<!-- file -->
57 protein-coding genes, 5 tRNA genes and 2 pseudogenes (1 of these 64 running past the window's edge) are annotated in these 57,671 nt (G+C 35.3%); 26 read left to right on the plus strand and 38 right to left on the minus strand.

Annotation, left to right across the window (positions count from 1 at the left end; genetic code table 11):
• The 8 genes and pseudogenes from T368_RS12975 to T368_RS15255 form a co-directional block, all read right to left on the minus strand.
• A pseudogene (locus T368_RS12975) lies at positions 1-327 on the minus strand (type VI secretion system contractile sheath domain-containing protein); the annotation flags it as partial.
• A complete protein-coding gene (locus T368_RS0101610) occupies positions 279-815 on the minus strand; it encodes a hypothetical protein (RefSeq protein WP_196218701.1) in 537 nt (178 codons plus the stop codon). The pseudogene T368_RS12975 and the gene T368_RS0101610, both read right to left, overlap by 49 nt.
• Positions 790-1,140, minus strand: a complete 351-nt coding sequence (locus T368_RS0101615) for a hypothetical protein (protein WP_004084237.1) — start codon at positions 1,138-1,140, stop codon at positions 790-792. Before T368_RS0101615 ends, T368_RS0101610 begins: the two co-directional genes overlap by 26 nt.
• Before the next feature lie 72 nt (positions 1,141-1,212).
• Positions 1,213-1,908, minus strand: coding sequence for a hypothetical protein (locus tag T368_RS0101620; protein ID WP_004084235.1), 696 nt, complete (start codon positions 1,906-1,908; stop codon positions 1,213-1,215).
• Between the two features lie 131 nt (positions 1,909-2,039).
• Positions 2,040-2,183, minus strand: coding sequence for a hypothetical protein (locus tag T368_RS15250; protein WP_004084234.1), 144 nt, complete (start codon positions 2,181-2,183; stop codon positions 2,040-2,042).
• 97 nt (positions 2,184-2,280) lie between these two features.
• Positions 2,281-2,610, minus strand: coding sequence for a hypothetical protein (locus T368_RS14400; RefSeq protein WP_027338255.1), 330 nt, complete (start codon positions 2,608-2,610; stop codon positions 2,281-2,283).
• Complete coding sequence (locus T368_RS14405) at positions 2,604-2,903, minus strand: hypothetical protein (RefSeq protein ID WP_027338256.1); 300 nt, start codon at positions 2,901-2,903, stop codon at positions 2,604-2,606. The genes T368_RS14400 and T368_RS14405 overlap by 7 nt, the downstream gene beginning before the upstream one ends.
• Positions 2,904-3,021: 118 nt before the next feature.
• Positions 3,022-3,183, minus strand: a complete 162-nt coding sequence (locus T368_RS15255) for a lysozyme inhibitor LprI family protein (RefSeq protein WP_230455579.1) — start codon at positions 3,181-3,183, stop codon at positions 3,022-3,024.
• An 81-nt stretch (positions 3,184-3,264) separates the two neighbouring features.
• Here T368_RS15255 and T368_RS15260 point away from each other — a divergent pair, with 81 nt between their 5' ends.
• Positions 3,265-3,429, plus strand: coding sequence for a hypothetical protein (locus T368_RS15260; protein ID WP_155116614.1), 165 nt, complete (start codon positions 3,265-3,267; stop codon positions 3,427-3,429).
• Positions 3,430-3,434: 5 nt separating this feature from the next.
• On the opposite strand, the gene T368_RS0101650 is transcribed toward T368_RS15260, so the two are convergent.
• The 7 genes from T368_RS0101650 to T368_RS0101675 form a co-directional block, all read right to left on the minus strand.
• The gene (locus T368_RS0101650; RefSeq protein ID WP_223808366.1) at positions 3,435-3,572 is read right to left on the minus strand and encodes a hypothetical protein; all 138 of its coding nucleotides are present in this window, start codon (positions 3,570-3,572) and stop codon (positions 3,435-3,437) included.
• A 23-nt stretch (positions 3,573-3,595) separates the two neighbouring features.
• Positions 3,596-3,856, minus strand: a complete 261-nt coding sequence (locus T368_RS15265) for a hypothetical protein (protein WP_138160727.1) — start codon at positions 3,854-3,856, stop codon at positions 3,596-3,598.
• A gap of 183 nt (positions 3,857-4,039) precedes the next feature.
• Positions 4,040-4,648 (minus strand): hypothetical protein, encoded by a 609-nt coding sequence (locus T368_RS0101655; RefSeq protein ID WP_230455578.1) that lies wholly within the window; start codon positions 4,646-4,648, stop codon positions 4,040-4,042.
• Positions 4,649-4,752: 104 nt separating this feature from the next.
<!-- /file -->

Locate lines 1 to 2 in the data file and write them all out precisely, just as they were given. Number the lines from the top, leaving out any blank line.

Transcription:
57 protein-coding genes, 5 tRNA genes and 2 pseudogenes (1 of these 64 running past the window's edge) are annotated in these 57,671 nt (G+C 35.3%); 26 read left to right on the plus strand and 38 right to left on the minus strand.

Annotation, left to right across the window (positions count from 1 at the left end; genetic code table 11):